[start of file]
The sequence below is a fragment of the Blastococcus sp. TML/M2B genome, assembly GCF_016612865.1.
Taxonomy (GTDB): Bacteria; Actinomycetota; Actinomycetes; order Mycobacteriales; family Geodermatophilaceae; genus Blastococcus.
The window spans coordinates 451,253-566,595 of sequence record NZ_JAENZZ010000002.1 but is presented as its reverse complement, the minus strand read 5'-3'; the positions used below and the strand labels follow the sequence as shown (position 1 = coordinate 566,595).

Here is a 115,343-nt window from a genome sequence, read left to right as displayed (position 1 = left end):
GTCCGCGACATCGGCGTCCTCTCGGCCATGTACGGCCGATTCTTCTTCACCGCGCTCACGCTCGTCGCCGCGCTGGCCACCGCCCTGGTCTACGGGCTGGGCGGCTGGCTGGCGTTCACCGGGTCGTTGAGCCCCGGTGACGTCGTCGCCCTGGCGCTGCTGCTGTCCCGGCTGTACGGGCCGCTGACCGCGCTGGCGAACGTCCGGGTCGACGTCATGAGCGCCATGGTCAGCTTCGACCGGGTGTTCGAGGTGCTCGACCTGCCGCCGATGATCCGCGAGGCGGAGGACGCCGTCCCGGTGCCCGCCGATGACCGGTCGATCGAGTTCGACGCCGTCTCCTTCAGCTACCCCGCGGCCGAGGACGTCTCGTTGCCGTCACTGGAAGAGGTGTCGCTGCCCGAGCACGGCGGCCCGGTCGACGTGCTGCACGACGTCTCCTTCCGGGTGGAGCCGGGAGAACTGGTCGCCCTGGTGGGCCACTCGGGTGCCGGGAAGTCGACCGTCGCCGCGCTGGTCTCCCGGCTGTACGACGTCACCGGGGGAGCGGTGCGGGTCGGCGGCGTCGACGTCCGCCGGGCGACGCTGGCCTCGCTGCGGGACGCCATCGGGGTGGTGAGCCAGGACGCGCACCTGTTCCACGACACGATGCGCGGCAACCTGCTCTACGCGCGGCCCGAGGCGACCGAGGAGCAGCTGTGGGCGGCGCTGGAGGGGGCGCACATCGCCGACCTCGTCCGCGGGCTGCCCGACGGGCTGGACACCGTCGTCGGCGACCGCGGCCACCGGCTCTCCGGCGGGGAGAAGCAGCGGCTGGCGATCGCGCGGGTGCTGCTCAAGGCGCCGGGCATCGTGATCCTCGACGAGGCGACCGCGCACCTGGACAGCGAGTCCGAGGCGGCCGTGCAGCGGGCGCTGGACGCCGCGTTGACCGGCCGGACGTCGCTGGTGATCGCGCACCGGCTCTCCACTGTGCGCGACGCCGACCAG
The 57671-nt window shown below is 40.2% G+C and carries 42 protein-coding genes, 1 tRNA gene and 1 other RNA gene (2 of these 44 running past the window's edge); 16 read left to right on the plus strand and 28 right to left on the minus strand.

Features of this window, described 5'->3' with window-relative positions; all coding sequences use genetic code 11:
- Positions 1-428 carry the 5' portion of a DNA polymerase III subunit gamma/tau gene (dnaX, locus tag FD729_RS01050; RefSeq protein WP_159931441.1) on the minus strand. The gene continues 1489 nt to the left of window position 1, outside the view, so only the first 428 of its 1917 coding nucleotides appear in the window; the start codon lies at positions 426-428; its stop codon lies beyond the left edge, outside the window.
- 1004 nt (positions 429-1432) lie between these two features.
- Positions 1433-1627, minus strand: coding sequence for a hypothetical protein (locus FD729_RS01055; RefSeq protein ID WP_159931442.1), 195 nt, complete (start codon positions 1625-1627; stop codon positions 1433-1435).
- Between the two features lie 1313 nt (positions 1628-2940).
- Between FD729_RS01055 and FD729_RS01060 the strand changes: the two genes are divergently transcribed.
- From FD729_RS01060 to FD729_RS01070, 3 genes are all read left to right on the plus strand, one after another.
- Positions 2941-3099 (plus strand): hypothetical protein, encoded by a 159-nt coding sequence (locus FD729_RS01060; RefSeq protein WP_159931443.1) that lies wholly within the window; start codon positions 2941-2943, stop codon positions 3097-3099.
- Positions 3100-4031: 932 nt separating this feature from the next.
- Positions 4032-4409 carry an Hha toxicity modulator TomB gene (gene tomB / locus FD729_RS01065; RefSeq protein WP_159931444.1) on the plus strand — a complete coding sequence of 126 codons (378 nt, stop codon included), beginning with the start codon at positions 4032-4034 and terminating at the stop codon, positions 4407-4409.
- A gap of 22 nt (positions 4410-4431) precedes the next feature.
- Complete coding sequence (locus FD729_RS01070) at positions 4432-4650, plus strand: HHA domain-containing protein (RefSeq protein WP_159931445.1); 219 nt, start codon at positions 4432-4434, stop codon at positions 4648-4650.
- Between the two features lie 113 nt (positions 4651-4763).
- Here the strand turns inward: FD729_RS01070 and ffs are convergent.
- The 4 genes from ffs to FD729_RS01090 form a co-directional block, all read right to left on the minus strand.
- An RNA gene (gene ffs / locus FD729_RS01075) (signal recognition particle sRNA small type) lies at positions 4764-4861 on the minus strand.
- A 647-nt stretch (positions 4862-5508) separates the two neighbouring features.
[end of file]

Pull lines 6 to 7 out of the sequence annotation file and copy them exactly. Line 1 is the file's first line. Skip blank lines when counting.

The 57671-nt window shown below is 40.2% G+C and carries 42 protein-coding genes, 1 tRNA gene and 1 other RNA gene (2 of these 44 running past the window's edge); 16 read left to right on the plus strand and 28 right to left on the minus strand.

Features of this window, described 5'->3' with window-relative positions; all coding sequences use genetic code 11: